BELLEVILLE, Ill. — Pastor Rick Koonce of Faith Baptist in Belleville had just laid eyes on Main Street minutes before Thursday night’s storm swept through the Metro East.
He got a call from his maintenance man saying the church’s roof was in the parking lot.
The gable roof was scattered through the neighborhood and hit homes.
Another structure, which houses the church’s food pantry, also had roof damage.
A bus used to community members to service and other places also had a caved-in roof.
Debris and downed trees and power lines lined the streets surrounding the church.
“It's pretty crazy. Thankfully nobody was injured," Koonce said.
The pastor told 5 On Your Side it was their 40th year in the community and that they would rebuild and get back to serving.
Just miles away in Freeburg, Illinois, a large tree sat in Devin Ulmer's front yard.
He and his wife were headed to the basement to take shelter with their 6-month-old when the storm hit.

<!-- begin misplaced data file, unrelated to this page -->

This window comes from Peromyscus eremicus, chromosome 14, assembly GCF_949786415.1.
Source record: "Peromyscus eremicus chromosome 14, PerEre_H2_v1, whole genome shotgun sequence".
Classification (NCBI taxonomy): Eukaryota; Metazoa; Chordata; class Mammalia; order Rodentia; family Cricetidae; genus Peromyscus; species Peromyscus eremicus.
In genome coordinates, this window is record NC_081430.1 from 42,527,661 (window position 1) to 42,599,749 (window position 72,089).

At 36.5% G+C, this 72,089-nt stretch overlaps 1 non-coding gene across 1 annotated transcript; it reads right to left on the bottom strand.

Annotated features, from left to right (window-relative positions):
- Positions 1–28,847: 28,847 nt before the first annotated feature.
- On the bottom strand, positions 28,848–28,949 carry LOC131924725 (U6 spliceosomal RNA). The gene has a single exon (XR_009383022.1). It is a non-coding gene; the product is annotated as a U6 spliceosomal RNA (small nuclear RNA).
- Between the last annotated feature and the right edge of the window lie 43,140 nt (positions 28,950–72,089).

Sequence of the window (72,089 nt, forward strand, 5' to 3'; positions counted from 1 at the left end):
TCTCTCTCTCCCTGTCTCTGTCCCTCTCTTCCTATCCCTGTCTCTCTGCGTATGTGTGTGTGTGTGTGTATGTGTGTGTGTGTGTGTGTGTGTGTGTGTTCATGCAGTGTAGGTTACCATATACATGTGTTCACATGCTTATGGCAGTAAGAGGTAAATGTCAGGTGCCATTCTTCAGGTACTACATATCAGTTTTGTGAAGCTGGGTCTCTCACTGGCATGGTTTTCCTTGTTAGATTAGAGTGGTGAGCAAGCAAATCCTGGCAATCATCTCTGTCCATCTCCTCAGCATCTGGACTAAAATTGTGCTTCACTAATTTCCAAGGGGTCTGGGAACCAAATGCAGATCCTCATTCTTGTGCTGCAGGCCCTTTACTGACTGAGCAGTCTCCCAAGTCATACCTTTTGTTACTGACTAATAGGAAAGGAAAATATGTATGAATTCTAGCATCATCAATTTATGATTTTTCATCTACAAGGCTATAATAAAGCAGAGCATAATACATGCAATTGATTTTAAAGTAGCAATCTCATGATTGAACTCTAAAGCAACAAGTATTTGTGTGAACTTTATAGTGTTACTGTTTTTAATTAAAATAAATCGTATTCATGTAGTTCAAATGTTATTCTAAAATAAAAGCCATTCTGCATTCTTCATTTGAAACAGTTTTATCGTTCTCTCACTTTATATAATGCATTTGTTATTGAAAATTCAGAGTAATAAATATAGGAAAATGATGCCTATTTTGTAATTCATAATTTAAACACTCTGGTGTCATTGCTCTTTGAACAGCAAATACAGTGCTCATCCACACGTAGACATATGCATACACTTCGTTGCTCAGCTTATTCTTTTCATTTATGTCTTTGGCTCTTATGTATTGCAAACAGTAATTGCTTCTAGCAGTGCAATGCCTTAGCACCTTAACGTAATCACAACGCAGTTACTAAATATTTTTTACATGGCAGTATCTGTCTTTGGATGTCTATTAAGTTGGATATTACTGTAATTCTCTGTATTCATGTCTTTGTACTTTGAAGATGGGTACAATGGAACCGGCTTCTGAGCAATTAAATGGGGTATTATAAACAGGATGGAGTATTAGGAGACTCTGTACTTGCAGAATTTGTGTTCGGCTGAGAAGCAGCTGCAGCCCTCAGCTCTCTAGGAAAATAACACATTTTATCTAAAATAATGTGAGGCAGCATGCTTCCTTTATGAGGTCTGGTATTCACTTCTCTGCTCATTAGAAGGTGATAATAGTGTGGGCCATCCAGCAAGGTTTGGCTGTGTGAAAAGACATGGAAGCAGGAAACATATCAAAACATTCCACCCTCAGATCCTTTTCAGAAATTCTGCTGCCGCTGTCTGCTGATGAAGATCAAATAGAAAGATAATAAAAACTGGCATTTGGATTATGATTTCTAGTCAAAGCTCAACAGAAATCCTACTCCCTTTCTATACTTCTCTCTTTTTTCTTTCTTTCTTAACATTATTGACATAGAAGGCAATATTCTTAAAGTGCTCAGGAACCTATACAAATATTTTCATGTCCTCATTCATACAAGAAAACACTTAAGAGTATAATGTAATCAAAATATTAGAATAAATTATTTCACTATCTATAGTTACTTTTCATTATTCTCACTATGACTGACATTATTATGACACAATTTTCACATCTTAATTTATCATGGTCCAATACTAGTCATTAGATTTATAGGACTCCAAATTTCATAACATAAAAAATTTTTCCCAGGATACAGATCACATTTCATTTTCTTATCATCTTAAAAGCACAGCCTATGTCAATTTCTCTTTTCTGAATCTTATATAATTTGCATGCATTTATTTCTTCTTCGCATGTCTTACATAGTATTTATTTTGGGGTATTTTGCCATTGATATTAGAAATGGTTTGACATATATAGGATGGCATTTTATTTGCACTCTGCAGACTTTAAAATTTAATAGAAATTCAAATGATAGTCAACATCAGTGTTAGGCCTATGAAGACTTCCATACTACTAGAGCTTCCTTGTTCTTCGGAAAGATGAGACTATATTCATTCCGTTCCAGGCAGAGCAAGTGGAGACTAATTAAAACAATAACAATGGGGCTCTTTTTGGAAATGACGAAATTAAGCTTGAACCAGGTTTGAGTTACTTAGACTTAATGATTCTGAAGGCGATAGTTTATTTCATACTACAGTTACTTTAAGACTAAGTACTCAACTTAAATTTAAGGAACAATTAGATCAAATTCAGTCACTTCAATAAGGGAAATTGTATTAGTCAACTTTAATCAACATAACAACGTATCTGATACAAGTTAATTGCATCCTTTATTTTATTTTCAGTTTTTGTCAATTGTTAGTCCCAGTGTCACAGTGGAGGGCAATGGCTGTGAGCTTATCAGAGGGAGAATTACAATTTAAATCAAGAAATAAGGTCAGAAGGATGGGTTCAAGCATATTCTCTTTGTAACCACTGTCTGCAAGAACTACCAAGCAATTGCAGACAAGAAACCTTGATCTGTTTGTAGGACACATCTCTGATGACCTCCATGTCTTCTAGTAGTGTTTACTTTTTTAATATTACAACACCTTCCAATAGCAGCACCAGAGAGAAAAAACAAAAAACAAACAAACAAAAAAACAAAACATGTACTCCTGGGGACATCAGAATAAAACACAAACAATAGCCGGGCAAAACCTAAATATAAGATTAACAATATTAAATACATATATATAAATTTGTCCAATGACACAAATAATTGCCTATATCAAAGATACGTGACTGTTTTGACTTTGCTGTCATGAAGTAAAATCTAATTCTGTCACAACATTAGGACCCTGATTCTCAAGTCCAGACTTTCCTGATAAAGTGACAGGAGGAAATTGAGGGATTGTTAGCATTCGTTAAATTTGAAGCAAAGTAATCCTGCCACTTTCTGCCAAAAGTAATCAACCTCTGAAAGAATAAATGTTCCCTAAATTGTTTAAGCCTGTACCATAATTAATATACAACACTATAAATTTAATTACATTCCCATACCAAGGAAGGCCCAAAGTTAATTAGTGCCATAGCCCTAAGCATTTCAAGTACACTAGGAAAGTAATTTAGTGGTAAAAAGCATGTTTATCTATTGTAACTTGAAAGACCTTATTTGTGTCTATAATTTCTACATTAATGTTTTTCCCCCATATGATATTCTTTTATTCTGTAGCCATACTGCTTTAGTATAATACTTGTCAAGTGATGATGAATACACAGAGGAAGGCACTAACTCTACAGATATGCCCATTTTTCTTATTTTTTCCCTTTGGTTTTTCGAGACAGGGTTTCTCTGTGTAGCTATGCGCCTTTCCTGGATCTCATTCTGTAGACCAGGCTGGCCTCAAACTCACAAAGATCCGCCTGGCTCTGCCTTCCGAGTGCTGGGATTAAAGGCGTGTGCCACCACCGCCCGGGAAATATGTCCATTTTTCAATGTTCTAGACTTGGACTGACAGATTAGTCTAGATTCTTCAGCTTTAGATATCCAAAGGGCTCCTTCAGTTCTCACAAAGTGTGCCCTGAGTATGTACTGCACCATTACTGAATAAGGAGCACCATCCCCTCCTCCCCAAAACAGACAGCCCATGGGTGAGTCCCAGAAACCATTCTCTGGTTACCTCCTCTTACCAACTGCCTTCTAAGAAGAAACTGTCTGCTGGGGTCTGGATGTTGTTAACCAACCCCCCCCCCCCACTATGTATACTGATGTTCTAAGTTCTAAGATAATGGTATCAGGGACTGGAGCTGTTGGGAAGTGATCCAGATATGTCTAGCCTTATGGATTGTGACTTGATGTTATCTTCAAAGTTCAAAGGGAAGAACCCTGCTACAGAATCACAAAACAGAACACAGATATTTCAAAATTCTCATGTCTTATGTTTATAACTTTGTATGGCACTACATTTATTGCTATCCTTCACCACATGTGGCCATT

"At about the time we started heading downstairs, we thought we heard all the chairs and tables and stuff on the porch swinging to the side and when I looked out I watched this tree limb. Luckily missed the house but just dropped," Ulmer said.
The couple told 5 On Your Side they had purchased the house a little over a year ago and had plans to cut the trees down.
'It's definitely something that's kind of like a reality check. You think it's just a storm but you realize it's a lot more serious than you realize,” Ulmer added.
Lots of clean-up is in-store in the Metro East.
As the sun went down over the damage, a rainbow came out, a small symbol of hope.
"Although we don't see it in the midst of the tragedy, you know he's [God] got a plan. We're just going to trust him and see what he has for us,"
Crews worked to restore more than 15,000 homes without power in Illinois and Missouri.